Last year, the Royal College of General Practitioners published a report: Care planning: Improving the lives of people with long term conditions, introducing a new way for GPs and people living with a long-term condition to work together. The RCGP has now launched a programme of work to support care planning in primary care, led by their Vice Chair Professor Nigel Mathers, and Dr Sue Roberts, Chair of the Year of Care Partnerships.
We spoke to Professor Mathers to learn more about this proposed cultural shift.
What is care planning and how does it link with self management support?
The term ‘care planning’ was used as part of the Diabetes UK Year of Care project, which piloted a new way of supporting people with long-term conditions. It is an initiative closely related to self management support, which recognises that people living with a long-term condition are managing their own care most of the time, and reorients services to support them to do it better.
Care planning is a joint process in which a person and their healthcare professional work together to create a personalised package of care. It is underpinned by the principles of patient-centredness and partnership working, with the person setting their own goals and determining how they will achieve them. This approach helps put self management support into practice, as part of routine care for people with long-term conditions.
Could you give some background about long-term conditions and the problems you want to solve?
Over 15 million people in England alone have one or more long-term condition. That’s 30% of the population taking up 70% of NHS spend. These figures are projected to increase dramatically with the ageing population, so there’s an urgent need for a new system to address this.
Evidence suggests that supporting self management by planning care together can help to improve health outcomes and quality of life for patients, while also reducing the strain on healthcare resources.
What are the main aims of the RCGP’s care planning in primary care programme?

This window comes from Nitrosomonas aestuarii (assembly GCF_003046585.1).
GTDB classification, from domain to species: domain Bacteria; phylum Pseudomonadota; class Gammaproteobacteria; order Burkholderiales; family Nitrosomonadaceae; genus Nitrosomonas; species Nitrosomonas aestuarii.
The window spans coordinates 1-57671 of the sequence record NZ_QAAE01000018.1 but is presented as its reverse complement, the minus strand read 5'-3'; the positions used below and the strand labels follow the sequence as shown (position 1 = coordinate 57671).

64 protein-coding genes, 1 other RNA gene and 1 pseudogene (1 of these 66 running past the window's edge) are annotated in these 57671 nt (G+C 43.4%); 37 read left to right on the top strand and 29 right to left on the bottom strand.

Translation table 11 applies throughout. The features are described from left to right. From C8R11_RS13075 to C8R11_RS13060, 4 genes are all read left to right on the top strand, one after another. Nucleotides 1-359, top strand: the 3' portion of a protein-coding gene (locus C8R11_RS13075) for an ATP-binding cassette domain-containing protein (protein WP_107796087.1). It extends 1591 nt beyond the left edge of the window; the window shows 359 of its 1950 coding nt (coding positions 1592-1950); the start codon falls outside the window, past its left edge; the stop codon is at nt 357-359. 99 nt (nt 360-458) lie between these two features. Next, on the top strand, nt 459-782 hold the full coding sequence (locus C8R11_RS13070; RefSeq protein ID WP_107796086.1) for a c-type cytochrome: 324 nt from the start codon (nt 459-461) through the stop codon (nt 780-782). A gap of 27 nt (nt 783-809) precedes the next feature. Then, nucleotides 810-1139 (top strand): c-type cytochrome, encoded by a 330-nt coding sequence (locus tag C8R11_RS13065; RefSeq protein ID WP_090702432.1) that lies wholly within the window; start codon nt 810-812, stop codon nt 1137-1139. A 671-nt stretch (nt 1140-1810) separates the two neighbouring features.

We would like to make joint care planning the norm, embedding it into NHS delivery and redesigning the service to help clinicians support people to better manage their own long-term conditions.
To do this we’ve formed a consortium of organisations who share our aims. Each will support a ‘Community of Practice’ who are trying to embed care planning, evaluating as they go. We also have an Expert Reference Group feeding back learning from the programme.
Can you explain the vision for how care planning in primary care should work?
Patients have relatively little contact with their doctors each year when compared to the time they spend managing their own condition. Planning care together enables people to look after themselves better between consultations. So, for example, a person with diabetes would use their time with a doctor to agree what objectives they’d like to work towards between consultations. The person would then put their self-care into practice, making small and manageable changes to their diet or to their level of physical activity, for example. They might also attend a blood test and receive the results before their next consultation so they could discuss them with their doctor.
Can you explain how this approach will benefit clinicians and people living with a long-term condition?
Clinicians report greater satisfaction with their work, and less stress, because they share the responsibility for care with the patient. Equally the people they support are more confident managing their own condition. With the right support in place they are also more likely to adhere to the care plan. In the long run it may mean less frequent consultations, but people could also get ongoing support from their GP through text messages or phone calls, so they can check in and ask questions.
It’s a more efficient system, but it’s not driven by budget cuts – we were pioneering this system before the cuts. It’s about improving health outcomes and achieving excellent clinical practice.
What challenges do you think you'll face in implementing the programme?
This is a cultural revolution. Doctors are brought up to feel very responsible for patients’ health, so it’s a gradual process for them to build their confidence and learn to trust their patients to take more ownership of their care. It involves negotiation and initially takes time. It’s really a different way of practising medicine.
So far, care planning has been developed for single conditions, but people often have more than one condition to manage. We want to find a holistic method that incorporates multiple conditions, so people can attend one consultation about all the conditions they have – a much more personal service. That’s the holy grail we’re working towards.